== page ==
There is also a digestive enzyme product made by Houston Nutraceuticals that might help. Their No-Fenol product helps the body remove carbohydrates from phenolic compounds and this may make it easier for the liver to remove these phenolic compounds. This is their website, //www.houstonni.com and their phone (866) 757- 8627 or (510) 549-4548. There have been a few anecdotal reports of this product helping with the red cheeks and ears that are sometimes present with autism. Initial reports are very favorable.
Robert J. Sinaiko, MD explains a reason that the PST deficit could cause behavior problems.
Certain areas of the brain appear to lack the glucuronidation pathway, and in those areas deficient PST activity might allow the accumulation of toxic phenolic compounds. 
Since glucuronidation also removes phenolics, it is important to support the glucuronidation system in the body. Glucuronidation cofactors are the nutrients L-glutamine, aspartic acid, iron, magnesium, B3 (niacin) and B6. Thyroid should be adequate. Cruciferous vegetables are helpful.  Glucuronidation efficiency can be improved by calcium-d-glucarate. However, you have to start very gradually with the calcium-d-glucarate, and be very consistent. (See the chapter on liver health in book 1.)
Willis: The PST (phenol-sulfotransferase enzyme) is underactive in the majority of autistic children. PST is a Phase 2 liver enzyme that detoxifies leftover hormones and a wide variety of toxic molecules, such as phenols and amines that are produced in the body (and even in the gut by bacteria, yeast, and other fungi) as well as food dyes and chemicals. The enzyme links an Autism Interventions 49 oxidized sulfur molecule (a sulfate) to these substances to solubilize them so the kidneys can dispose of them. Obviously, if sulfate is low or missing this can’t happen effectively. Hence, the problem can be two- fold: there may be a lack of phenol-sulfotransferase enzymes, or there may be a lack of the sulfates (due to the absence of or to the poor absorption of amino acids in the diet, or due to a failure to metabolize them into sulfate form). Dr. Rosemary Waring believes the lack of sulfates is the primary problem.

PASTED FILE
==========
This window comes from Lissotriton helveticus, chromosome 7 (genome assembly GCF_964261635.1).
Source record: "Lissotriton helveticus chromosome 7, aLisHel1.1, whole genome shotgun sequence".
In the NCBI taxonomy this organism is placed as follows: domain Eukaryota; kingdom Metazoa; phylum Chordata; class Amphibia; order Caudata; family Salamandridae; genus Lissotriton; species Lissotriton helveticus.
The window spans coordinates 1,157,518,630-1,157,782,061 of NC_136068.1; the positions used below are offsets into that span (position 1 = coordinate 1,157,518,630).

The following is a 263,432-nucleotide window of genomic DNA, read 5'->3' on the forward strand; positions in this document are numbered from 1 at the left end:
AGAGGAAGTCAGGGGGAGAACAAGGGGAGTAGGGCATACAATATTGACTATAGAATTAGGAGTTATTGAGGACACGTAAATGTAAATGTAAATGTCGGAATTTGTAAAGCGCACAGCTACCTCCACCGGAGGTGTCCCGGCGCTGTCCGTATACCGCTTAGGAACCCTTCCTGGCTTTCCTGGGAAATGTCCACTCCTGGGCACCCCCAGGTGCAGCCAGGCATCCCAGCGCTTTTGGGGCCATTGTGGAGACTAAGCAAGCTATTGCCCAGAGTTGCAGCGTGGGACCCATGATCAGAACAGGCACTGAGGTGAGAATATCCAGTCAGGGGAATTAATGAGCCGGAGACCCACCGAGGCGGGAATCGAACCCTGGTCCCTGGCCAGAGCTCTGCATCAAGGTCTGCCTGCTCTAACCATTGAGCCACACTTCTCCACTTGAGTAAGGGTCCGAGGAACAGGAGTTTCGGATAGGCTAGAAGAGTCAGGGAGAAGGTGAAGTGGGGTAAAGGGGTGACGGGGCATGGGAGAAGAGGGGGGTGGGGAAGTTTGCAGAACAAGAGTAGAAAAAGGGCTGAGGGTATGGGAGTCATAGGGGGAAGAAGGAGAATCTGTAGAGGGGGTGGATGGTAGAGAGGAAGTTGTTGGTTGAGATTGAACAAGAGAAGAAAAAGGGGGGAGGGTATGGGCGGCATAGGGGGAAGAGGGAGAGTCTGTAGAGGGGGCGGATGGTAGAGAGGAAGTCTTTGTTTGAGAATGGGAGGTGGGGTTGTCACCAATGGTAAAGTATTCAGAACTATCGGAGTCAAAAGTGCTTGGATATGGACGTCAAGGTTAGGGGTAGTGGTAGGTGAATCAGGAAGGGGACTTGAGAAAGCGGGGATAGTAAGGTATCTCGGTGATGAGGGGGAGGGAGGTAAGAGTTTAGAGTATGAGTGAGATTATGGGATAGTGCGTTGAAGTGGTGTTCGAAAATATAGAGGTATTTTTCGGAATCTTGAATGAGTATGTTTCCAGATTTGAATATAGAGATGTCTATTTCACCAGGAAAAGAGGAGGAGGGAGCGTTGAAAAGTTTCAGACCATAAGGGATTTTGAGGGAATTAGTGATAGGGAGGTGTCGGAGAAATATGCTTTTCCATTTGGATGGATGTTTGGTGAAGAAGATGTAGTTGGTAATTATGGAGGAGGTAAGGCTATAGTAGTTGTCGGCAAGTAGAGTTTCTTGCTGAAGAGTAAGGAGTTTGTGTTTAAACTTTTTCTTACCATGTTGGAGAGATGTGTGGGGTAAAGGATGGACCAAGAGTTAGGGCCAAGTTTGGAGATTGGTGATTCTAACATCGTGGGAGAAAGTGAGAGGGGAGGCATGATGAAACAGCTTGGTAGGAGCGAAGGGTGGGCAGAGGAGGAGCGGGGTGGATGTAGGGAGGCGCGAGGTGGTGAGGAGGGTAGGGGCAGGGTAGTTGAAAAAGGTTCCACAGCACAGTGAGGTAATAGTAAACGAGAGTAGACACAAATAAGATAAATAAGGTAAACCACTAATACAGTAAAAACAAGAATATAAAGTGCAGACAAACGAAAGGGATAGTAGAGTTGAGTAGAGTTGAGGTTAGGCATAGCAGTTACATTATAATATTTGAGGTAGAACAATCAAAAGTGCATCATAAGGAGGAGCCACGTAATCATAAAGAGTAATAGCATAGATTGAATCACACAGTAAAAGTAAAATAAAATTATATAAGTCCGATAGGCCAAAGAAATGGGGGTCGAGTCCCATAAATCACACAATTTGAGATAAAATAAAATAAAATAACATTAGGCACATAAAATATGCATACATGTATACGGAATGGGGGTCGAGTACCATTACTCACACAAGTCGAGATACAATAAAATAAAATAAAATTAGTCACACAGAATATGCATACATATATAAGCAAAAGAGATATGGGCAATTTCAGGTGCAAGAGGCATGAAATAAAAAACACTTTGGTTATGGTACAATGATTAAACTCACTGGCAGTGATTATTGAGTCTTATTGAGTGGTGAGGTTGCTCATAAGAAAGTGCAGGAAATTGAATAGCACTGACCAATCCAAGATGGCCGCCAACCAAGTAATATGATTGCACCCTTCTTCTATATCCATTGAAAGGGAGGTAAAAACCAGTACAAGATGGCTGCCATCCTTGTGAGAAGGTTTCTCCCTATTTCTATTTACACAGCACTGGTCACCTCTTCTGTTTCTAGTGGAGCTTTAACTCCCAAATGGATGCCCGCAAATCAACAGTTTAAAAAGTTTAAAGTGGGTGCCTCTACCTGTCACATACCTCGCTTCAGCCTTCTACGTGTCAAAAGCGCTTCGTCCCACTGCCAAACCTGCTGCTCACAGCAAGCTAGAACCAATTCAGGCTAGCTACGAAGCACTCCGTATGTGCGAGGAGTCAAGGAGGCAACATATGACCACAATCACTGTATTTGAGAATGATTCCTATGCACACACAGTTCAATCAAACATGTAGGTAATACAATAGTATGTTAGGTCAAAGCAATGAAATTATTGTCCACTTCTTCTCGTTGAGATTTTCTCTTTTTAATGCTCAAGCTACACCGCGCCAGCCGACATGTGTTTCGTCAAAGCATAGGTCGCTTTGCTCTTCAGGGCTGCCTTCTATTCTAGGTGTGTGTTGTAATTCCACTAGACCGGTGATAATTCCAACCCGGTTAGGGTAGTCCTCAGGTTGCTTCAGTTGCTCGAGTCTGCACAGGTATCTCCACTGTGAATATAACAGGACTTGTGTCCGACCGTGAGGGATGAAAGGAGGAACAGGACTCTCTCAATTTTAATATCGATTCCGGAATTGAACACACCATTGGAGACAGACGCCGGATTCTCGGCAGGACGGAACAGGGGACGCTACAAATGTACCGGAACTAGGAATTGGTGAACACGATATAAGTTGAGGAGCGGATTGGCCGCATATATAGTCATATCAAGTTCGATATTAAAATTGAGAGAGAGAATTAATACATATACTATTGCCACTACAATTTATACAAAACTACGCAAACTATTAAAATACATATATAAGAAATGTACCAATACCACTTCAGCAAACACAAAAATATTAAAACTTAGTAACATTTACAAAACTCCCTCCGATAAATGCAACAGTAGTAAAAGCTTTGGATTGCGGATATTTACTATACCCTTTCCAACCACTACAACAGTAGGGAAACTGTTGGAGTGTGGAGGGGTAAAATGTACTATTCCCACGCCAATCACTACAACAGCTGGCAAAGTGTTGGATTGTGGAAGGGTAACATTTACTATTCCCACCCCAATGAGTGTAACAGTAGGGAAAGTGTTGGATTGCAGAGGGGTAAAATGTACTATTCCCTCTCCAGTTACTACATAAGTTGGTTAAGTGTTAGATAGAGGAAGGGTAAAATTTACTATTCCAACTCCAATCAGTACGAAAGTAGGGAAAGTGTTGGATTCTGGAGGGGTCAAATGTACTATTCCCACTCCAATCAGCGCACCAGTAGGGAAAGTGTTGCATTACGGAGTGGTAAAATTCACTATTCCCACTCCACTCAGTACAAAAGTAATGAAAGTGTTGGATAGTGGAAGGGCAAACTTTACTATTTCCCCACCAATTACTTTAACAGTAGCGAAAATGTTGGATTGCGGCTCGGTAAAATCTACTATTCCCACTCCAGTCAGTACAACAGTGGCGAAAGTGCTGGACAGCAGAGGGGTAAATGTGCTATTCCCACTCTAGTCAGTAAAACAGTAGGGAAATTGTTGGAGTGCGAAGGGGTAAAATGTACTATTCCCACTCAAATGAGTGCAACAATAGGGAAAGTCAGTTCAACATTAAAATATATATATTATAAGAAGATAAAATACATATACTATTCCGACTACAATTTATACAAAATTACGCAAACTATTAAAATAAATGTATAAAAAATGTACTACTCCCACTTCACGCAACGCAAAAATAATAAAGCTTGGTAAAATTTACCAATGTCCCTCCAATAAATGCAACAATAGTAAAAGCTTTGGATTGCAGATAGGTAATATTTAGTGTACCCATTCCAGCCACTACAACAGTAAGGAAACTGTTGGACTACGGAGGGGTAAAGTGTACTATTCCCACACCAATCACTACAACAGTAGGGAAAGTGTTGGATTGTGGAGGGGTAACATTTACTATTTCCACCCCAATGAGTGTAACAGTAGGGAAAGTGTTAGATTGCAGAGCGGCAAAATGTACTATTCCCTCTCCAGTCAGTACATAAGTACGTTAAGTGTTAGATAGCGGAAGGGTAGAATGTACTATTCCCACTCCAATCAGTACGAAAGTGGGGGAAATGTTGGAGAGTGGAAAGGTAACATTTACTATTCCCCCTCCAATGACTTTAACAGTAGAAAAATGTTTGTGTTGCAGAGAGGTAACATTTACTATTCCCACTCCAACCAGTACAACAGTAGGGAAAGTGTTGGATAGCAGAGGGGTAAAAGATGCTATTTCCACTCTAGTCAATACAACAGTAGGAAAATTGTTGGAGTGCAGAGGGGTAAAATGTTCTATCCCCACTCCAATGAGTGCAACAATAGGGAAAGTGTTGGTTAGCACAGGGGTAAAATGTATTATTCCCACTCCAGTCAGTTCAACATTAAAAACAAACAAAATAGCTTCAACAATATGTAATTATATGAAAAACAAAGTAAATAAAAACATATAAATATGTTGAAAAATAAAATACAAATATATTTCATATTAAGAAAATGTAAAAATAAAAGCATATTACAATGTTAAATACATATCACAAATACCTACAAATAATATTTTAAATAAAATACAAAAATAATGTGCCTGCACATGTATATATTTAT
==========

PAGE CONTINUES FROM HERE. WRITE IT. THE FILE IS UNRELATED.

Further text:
Since sulfur intake is low, and its oxidation is slow in many autistic children, any foodstuff that requires or uses up sulfate ions during its metabolism, will make the situation worse. These foodstuffs include apple juice, citrus fruit juices, chocolate, and paracetamol (TylenolTM). Blueberry extract, and grape seed extract, and other things have phenols, salicylates, and other stuff that are normally detoxified by PST. For instance, one or two minutes after a dose of TylenolTM, the entire supply of sulfate in the liver is gone! In fact, any chemicals with a high proportion of phenolic groupings will have this effect, and will enhance the problems referred to above. Many coloring materials, whether of natural or synthetic origin, possess phenolic groupings. For this reason, some practitioners recommend the removal of all pigmented foods from the diet (Sara’s Diet). You must at least reduce juices (or limit to a little pear juice), and eliminate all artificial colors and flavors.
Following the Feingold diet plan will benefit these kids by exclusion of foods known to include phenols, salicylates, dyes, and such. For a small membership fee, The Feingold Association will provide a listing of foods to avoid, as well as a continually updated list of safe foods. Their address is: Feingold Association of the United States, PO Box 6550, Alexandria, VA 22306, 1-800-321-3287.
Symptoms of PST/sulfate deficiency are reddened ears, night sweats, black under eyes, excessive thirst, facial flushing, and odorous bed clothes. Certain foods may cause fevers, and some, especially those taking ParacetamolTM (TylenolTM), may go up to 24 hours without urination.